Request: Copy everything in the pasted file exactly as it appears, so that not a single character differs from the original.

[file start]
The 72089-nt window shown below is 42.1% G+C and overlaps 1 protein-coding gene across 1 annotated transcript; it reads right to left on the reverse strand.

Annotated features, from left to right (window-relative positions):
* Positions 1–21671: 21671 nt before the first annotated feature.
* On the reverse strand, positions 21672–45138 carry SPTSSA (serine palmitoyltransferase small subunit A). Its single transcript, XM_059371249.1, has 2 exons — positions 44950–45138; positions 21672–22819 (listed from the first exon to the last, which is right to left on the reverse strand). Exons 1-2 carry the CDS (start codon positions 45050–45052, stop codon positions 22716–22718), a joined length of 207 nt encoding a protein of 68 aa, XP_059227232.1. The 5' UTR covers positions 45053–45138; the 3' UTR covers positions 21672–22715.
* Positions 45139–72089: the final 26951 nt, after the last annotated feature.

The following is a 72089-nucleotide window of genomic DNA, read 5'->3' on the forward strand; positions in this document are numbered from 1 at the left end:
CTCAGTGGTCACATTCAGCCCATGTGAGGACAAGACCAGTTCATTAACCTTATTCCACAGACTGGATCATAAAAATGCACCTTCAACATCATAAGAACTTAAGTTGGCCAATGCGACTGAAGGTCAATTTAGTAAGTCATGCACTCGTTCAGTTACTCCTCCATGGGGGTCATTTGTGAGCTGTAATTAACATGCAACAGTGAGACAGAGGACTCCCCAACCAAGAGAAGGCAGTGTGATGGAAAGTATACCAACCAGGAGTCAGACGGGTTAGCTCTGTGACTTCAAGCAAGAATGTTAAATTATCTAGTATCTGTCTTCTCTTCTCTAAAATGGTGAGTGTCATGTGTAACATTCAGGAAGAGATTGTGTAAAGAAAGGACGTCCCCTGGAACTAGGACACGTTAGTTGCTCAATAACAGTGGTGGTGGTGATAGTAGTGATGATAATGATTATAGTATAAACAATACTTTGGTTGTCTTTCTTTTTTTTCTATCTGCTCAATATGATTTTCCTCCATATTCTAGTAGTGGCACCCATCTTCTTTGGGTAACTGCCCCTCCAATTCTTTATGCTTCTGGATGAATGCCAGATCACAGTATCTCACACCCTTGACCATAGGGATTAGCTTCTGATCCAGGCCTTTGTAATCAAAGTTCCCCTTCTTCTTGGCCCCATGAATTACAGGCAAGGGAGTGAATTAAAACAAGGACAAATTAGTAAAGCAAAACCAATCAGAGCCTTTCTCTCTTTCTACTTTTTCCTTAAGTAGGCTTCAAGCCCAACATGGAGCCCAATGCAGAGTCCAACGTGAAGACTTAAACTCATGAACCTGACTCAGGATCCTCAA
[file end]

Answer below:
The 72089-nt window shown below is 42.1% G+C and overlaps 1 protein-coding gene across 1 annotated transcript; it reads right to left on the reverse strand.

Annotated features, from left to right (window-relative positions):
* Positions 1–21671: 21671 nt before the first annotated feature.
* On the reverse strand, positions 21672–45138 carry SPTSSA (serine palmitoyltransferase small subunit A). Its single transcript, XM_059371249.1, has 2 exons — positions 44950–45138; positions 21672–22819 (listed from the first exon to the last, which is right to left on the reverse strand). Exons 1-2 carry the CDS (start codon positions 45050–45052, stop codon positions 22716–22718), a joined length of 207 nt encoding a protein of 68 aa, XP_059227232.1. The 5' UTR covers positions 45053–45138; the 3' UTR covers positions 21672–22715.
* Positions 45139–72089: the final 26951 nt, after the last annotated feature.

The following is a 72089-nucleotide window of genomic DNA, read 5'->3' on the forward strand; positions in this document are numbered from 1 at the left end:
CTCAGTGGTCACATTCAGCCCATGTGAGGACAAGACCAGTTCATTAACCTTATTCCACAGACTGGATCATAAAAATGCACCTTCAACATCATAAGAACTTAAGTTGGCCAATGCGACTGAAGGTCAATTTAGTAAGTCATGCACTCGTTCAGTTACTCCTCCATGGGGGTCATTTGTGAGCTGTAATTAACATGCAACAGTGAGACAGAGGACTCCCCAACCAAGAGAAGGCAGTGTGATGGAAAGTATACCAACCAGGAGTCAGACGGGTTAGCTCTGTGACTTCAAGCAAGAATGTTAAATTATCTAGTATCTGTCTTCTCTTCTCTAAAATGGTGAGTGTCATGTGTAACATTCAGGAAGAGATTGTGTAAAGAAAGGACGTCCCCTGGAACTAGGACACGTTAGTTGCTCAATAACAGTGGTGGTGGTGATAGTAGTGATGATAATGATTATAGTATAAACAATACTTTGGTTGTCTTTCTTTTTTTTCTATCTGCTCAATATGATTTTCCTCCATATTCTAGTAGTGGCACCCATCTTCTTTGGGTAACTGCCCCTCCAATTCTTTATGCTTCTGGATGAATGCCAGATCACAGTATCTCACACCCTTGACCATAGGGATTAGCTTCTGATCCAGGCCTTTGTAATCAAAGTTCCCCTTCTTCTTGGCCCCATGAATTACAGGCAAGGGAGTGAATTAAAACAAGGACAAATTAGTAAAGCAAAACCAATCAGAGCCTTTCTCTCTTTCTACTTTTTCCTTAAGTAGGCTTCAAGCCCAACATGGAGCCCAATGCAGAGTCCAACGTGAAGACTTAAACTCATGAACCTGACTCAGGATCCTCAA